Consisting of two people kicking each other in the shins, this simple sport has been practiced in England for hundreds of years. Although it’s not lethal, having someone repeatedly bash you in your shins can definitely be considered hardcore.


Camel Jumping

camel jumping

Practiced in antiquity by men of the Zaraniq tribe in Yemen, this ancient sport has just recently started making a comeback with participants trying to jump over as many camels as they possibly can.



love ducks

The official sport of Argentina, Pato was originally played with a live duck, although after many government interventions, participants now use a ball instead. With players on horseback it’s something of a cross between polo and basketball, the objective being to the get the ball to its own side. These days its not nearly as violent as it use to be.




If you can imagine trying to wrestle seven people while holding your breath, then you can get a feeling for what Kabaddi is all about. As one of the oldest sports in Southern Asia, Kabaddi is essentially a giant wrestling match between two teams. The twist, however, is that only one member of each team can cross into the other team’s territory at a time and while doing so he or she must refrain from breathing.


Basque Pelota


Closely related to Tennis, this very old game has sometimes been referred to as the “fastest sport in the world.” Ball speeds could reach up to 200 mph.




One of the few bloodsports that are still actively sanctioned by modern western governments, this man vs. beast showdown can trace its routes all the way back to ancient Rome.


Muy Thai

muay thai

Although today it is practiced around the world, this lethal martial art was born on the ancient battlefields of what is today known as Thailand. Commonly referred to as the “Art of Eight Limbs,” practitioners use not just their feet and hands but their elbows and knees as well.




The national sport of Afghanistan, this game involves a number of mounted players fighting over the carcass of a headless goat after which each player tries to pitch it across a goal line.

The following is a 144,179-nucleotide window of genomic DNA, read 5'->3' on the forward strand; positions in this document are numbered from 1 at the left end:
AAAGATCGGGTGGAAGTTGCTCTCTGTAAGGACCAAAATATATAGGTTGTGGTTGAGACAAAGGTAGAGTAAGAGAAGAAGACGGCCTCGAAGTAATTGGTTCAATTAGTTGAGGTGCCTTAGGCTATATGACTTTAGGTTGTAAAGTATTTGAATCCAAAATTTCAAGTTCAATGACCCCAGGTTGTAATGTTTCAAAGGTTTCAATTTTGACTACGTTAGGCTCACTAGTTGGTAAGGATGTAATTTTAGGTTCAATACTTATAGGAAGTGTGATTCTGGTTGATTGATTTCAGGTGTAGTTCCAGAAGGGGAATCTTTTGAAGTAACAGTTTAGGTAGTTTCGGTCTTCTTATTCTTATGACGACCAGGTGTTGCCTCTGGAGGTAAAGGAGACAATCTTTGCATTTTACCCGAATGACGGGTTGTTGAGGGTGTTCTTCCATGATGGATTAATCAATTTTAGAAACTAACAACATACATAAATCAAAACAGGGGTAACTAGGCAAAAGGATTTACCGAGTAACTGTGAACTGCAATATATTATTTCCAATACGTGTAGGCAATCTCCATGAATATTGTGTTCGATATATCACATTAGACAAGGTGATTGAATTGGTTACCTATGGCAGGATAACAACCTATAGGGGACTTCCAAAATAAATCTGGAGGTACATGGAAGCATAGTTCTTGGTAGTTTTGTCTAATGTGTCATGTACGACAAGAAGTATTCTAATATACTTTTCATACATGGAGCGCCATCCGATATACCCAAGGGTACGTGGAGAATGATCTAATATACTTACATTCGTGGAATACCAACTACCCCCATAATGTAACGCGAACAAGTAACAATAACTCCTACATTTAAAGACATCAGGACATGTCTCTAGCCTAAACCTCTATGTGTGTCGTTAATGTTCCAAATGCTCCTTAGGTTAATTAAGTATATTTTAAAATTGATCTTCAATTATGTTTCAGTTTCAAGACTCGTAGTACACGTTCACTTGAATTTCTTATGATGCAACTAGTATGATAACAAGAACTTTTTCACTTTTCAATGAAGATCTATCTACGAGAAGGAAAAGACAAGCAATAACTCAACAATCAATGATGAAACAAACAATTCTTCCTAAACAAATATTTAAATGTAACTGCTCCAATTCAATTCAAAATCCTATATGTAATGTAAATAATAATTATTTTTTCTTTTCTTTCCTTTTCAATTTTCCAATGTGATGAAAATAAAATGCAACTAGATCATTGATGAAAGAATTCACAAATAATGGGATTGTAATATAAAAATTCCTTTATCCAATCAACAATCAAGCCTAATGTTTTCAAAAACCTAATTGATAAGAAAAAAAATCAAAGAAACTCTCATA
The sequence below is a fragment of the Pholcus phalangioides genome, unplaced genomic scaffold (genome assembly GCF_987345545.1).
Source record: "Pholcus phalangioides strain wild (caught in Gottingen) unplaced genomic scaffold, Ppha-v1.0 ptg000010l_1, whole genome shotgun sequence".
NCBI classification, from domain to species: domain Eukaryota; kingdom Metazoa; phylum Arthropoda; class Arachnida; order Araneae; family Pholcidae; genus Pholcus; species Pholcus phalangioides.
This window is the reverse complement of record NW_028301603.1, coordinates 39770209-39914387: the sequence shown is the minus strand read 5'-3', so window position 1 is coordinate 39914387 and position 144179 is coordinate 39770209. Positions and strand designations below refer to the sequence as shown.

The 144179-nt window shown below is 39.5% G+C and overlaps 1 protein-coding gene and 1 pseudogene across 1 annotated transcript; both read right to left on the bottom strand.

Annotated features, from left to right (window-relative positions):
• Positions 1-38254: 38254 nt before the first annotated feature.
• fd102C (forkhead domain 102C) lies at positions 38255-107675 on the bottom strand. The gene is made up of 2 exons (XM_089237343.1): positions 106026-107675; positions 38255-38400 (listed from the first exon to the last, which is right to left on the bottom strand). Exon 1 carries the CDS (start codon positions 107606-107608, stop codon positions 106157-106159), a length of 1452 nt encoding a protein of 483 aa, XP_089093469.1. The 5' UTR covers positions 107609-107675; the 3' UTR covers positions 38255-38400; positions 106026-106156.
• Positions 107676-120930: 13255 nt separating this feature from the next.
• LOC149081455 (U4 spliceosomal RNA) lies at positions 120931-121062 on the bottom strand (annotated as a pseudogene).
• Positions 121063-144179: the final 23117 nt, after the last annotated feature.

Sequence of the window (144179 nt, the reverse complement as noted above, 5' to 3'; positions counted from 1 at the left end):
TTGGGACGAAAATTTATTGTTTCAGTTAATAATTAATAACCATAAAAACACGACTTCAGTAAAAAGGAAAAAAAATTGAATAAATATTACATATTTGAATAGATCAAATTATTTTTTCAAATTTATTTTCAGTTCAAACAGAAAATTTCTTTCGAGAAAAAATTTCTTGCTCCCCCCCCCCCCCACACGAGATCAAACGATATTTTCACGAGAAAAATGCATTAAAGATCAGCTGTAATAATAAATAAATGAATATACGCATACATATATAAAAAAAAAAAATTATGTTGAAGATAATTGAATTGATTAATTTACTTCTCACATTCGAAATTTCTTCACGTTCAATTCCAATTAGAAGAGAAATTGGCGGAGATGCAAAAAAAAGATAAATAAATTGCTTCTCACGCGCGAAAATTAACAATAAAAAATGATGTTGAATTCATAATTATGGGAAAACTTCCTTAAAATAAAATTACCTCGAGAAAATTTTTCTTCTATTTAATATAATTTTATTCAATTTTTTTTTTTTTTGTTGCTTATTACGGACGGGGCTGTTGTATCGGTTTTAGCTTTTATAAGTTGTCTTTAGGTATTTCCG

Spartan Games


Spartans hated sports. They thought sports were for sissies. In fact, Tyrtaios, the great Spartan war poet, wrote about how unimpressive athletic achievement was. According to him, “a man is not good in warfare unless he dares look upon bloody slaughter.” To a Spartan if you aren’t good in warfare, then you aren’t worth the air you breathe. For this reason, most of the Spartan “competitions” were mindbogglingly brutal.


Viking Skin Pulling

viking bonfire

Essentially one big game of tug-of-war, the Vikings preferred using animal skin over rope and playing over a huge fire pit. Usually, the winners would walk away with the spoils of the town they had just plundered, which often included rape-rights to the women. As you may have guessed, the losers become intimately acquainted with the fire pit.



chichen itza

Although this sport is still popular in parts of Central America, the original game created by the Mayans is hands down probably the most insane sport in all of human history. Something like basketball, the players would bounce the balls off their hips and attempt to the get the ball through a hoop attached to the wall. The crazy part was that often the balls were constructed out of human skulls. And in case you were wondering where they got the skulls from, stick around until the end of the match. Let’s just say the losers make a donation…

Photo: Featured Image - wikimedia commons (Public Domain), 1. Kåre Thor Olsen, Chichén Itzá Goal, CC BY-SA 3.0 , 2. Red Rose Exile, Viking Ship bonfire, Skinningrove 2009, CC BY-SA 2.0 , 3. john antoni, Spartan helmet 2 British Museum, CC BY-SA 2.0 , 4. Peretz Partensky from San Francisco, USA, Buzkashi (5458895276), CC BY-SA 2.0 , 5. Kru Tony Moore, Muay Thai, CC BY-SA 3.0 , 6. Elisato, Frank Evans (bullfighter), CC BY-SA 3.0 , 7. Pierre-Yves Beaudouin / Wikimedia Commons / CC BY-SA 4.0, 2013 Basque Pelota World Cup - Frontenis - France vs Spain 25, CC BY-SA 4.0 , 8. Avinashsatamraju, Kabaddi Game play(2273574), CC BY-SA 4.0 , 9. MaxPixel.net (Public Domain), 10. MaxPixel.net (Public Domain), 11. David Stowell, Shin kicking at the Olimpicks, CC BY-SA 2.0 , 12. Pixabay.com (Public Domain), 13. MILENIO, Tab-zona-09, CC BY-SA 3.0 , 14. Amshudhagar, COCK FIGHT, CC BY-SA 3.0 , 15. Peter Trimming, Jousting at Hever Castle, Kent (5) - geograph.org.uk - 1453366, CC BY-SA 2.0 , 16. WikipediaCommons.com (Public Domain), 17. WikipediaCommons.com (Public Domain), 18. WikipediaCommons.com (Public Domain), 19. W Nowicki, Modern papa holua, CC BY 3.0 , 20. WikipediaCommons.com (Public Domain), 21. WikipediaCommons.com (Public Domain), 22. WikipediaCommons.com (Public Domain), 23. Ad Meskens, Sousse mosaic venatio, CC BY-SA 3.0 , 24. WikipediaCommons.com (Public Domain), 25. Квайтуджим, Pankration, CC BY-SA 4.0